People struggle to stay safe during corona

By Tara Rinas
Pulse Staff Reporter

Photo of the reporter's grandfather and father enjoying time together during the pandemic.
The reporter’s grandfather and father enjoying time together during the pandemic.

The coronavirus, also known as COVID-19, has caused many job losses, financial problems and 302,322 deaths worldwide, including 86,599 in the United States and 1,232 in Texas as of May 14, 2020.

The current virus pandemic has impacted me personally in more ways than one. My 87-year-old grandparents reside in Houston, Texas, and have for 60 years. When the lockdown first occurred in response to the rapid spread of the virus, my parents brought my grandparents to San Antonio to live with us during this time.

Houston, Texas, is the fourth largest city in the nation. With a population of about 2.3 million, Houston is not an ideal place for elderly people. About 1.5 million of the Houston population are adults who are not seniors, so when that many people are flooding grocery stores along with the elderly, it can be scary for the older people. As of now, Harris County has the most number of cases and deaths in Texas.

Glenda Dunlap, my maternal grandmother, said she gets melancholy being away from her home for so long.

“I just miss my house and my things. Being able to do my own things when I want, like shopping and cooking dinner,” Dunlap said.

Most college students who go to school away from their homes have been forced to move out of their residence and back to their homes. For some, this distance means going to a different town, city, or even a different state. According to the Houston Chronicle, some schools including Clemson University and the University of Connecticut have stated that refunds will be given for dorm rooms, but as for the rest of the schools, no refunds will be given at this point in time. The amount of money that these universities are refunding ranges anywhere from $2 million to $78 million in total.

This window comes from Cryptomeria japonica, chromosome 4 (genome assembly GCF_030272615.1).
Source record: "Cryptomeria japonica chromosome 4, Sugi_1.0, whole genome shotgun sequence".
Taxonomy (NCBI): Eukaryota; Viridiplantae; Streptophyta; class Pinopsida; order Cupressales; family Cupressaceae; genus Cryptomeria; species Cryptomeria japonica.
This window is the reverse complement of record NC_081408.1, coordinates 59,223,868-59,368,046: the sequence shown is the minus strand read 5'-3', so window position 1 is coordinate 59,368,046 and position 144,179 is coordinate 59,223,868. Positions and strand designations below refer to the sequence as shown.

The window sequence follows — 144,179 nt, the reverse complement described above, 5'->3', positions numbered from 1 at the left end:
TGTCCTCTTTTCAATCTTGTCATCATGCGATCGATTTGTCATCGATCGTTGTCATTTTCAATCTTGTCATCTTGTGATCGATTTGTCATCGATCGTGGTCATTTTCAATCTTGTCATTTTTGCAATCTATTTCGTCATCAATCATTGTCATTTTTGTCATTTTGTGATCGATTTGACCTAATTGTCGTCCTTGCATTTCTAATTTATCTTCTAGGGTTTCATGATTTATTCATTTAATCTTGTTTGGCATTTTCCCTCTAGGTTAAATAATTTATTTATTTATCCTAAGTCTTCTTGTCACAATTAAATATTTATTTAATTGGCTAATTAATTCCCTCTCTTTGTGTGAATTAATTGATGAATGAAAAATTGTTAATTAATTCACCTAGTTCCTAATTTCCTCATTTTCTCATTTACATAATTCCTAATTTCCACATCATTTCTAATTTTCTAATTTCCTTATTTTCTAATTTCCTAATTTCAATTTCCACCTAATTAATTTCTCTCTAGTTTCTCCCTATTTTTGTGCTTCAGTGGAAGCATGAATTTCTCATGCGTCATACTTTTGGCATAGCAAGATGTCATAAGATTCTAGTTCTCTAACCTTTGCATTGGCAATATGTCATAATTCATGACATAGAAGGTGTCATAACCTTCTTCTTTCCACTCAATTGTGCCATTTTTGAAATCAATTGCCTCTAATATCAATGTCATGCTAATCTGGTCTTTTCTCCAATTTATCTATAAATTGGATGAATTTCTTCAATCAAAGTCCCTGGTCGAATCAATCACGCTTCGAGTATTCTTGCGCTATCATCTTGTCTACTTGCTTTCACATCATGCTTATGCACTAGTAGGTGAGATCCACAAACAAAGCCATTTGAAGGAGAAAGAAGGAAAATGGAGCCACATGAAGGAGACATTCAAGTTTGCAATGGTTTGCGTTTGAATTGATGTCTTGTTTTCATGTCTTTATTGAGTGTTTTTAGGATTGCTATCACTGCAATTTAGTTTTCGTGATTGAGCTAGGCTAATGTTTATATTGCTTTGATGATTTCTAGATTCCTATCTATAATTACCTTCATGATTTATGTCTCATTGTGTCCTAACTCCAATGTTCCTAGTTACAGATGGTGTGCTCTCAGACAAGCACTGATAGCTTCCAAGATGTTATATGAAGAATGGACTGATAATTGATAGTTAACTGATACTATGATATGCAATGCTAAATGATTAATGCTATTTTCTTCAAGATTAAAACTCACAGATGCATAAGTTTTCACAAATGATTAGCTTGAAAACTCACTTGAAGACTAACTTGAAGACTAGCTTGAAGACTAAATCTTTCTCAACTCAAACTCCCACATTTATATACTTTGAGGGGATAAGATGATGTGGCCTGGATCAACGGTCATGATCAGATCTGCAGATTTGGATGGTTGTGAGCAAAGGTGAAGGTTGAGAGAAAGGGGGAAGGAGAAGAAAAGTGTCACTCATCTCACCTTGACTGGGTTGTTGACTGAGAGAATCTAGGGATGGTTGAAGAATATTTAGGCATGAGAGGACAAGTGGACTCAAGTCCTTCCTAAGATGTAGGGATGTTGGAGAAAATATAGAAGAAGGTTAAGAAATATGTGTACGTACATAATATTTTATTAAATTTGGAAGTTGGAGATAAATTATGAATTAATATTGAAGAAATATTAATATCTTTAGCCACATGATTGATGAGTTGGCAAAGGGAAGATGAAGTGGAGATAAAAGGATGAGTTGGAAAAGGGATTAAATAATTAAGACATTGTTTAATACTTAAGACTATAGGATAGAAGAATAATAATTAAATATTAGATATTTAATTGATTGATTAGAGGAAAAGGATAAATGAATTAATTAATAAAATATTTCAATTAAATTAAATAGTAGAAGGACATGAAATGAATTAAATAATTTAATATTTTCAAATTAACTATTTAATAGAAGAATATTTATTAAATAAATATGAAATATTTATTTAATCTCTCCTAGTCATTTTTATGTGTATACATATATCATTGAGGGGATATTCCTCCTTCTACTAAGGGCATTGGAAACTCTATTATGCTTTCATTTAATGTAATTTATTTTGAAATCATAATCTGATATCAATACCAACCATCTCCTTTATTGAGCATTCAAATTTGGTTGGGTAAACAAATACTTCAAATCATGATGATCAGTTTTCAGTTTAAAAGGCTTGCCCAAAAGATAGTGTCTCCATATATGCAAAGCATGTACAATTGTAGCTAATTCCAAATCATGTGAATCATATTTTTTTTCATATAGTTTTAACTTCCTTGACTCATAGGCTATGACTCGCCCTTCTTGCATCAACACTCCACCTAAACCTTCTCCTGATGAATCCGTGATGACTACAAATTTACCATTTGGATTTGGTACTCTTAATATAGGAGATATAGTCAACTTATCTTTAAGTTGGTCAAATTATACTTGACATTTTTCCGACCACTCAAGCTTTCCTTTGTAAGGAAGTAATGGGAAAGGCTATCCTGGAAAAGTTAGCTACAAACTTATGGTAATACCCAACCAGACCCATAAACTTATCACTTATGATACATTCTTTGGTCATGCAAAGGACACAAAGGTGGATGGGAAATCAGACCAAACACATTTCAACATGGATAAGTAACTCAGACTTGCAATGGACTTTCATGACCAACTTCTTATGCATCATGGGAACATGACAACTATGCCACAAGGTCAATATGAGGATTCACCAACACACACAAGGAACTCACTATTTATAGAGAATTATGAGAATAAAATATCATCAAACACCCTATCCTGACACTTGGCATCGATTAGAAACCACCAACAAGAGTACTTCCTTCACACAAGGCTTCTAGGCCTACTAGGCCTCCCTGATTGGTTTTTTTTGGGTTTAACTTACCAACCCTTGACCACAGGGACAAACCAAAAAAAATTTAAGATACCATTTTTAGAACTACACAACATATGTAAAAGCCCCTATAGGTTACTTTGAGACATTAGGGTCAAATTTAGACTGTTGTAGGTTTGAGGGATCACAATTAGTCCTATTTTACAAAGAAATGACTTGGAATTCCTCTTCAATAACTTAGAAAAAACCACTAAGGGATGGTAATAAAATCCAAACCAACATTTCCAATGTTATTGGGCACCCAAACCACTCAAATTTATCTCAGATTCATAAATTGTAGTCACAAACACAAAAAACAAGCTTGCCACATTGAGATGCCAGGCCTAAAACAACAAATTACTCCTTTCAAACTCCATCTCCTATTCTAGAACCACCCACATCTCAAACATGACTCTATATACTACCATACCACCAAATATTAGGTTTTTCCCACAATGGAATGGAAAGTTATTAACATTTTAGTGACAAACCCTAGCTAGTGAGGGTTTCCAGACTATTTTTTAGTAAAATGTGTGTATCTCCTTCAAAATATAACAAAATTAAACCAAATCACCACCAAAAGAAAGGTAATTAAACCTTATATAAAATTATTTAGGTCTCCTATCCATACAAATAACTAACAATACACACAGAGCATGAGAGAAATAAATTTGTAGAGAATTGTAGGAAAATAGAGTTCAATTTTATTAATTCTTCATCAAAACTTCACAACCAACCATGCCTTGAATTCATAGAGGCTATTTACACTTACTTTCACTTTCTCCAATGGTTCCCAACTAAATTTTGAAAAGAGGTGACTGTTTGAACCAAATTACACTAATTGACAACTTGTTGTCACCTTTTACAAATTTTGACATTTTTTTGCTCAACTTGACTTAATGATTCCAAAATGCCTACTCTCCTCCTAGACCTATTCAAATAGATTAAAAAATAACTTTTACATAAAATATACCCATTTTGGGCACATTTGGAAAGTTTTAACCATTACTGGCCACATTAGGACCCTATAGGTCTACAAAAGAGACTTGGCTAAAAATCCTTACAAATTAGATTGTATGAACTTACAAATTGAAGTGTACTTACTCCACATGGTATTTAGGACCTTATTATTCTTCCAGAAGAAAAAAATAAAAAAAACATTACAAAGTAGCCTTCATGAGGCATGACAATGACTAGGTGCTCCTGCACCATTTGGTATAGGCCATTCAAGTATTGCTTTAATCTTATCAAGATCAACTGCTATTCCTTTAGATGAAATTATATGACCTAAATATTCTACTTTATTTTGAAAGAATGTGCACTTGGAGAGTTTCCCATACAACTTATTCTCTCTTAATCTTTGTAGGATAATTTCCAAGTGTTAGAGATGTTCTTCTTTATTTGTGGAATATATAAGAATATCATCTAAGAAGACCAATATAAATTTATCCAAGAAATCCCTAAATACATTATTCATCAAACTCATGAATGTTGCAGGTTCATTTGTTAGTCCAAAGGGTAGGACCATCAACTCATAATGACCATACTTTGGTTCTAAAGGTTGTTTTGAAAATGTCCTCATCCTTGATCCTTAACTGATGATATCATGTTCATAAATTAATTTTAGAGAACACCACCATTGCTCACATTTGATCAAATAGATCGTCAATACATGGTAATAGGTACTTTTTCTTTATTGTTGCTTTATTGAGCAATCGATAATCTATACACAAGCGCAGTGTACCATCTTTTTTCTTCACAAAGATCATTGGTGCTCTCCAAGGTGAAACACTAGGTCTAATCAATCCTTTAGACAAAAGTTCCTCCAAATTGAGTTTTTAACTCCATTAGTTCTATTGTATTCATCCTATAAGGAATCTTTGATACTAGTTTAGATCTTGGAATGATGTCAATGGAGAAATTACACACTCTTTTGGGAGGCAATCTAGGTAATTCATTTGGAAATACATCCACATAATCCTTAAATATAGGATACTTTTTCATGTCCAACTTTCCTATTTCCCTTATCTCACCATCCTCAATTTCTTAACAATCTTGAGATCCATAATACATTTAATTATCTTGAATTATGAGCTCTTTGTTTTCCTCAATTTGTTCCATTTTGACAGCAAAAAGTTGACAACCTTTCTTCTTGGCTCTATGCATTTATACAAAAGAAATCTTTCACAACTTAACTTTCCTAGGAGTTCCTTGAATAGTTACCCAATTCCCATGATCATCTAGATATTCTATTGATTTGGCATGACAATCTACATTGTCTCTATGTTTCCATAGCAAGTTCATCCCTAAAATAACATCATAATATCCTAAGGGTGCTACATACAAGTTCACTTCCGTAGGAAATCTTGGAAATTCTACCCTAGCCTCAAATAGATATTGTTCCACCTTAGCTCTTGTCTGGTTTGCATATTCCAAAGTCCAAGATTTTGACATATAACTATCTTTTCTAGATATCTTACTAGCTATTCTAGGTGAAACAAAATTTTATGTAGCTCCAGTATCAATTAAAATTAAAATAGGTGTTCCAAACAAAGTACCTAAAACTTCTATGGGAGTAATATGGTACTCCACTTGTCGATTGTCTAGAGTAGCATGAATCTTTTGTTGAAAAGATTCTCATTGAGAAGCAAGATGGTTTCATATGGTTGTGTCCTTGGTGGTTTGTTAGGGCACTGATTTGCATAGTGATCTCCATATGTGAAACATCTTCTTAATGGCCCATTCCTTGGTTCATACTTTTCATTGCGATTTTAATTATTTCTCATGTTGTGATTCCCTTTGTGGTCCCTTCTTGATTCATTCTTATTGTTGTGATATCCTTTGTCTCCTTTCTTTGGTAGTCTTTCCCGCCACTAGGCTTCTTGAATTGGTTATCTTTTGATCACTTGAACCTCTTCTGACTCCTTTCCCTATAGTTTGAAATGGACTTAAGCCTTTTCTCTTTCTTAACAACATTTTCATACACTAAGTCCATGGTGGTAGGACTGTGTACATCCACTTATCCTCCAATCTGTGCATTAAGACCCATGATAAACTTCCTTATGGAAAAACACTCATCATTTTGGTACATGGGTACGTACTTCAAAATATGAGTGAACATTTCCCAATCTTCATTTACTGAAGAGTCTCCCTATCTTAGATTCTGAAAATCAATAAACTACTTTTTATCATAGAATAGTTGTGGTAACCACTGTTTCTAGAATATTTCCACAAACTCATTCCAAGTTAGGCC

Sara Benavides, my roommate and a student at UTSA, had to move all the way back to her home in Kingsville, Texas.

“It’s like my whole life did a 180. I’m back at home, working at H-E-B, not doing anything because I can’t see any of my friends in San Antonio,” said Benavides.

Another inconvenience of this time in lockdown is online learning. Students and professors who have never experienced remote learning have been immersed in the online world with almost no warning. Even though some people prefer the online learning method, being thrown into anything and being expected to keep a straight-A grade is a stressful game. There have been forms of online tutoring sent out, but it still isn’t easy for everyone to adapt to online classes. This period of time has really tested the abilities of students and professors.

Raul Cano, a student at UTSA said, “Switching to remote learning has been a challenge for me. Having a stats class of over 300 is extra tedious when I’m not physically in class able to ask questions.”

The way this virus was spreading so rapidly has forced many students to move back to their homes and many people to lose their jobs. Some college students come from hundreds of miles away from their homes to attend classes, so leaving to go back home during this time isn’t a convenient trip.

Everyone is trying to find their footing during this pandemic, and it is definitely a struggle.

 

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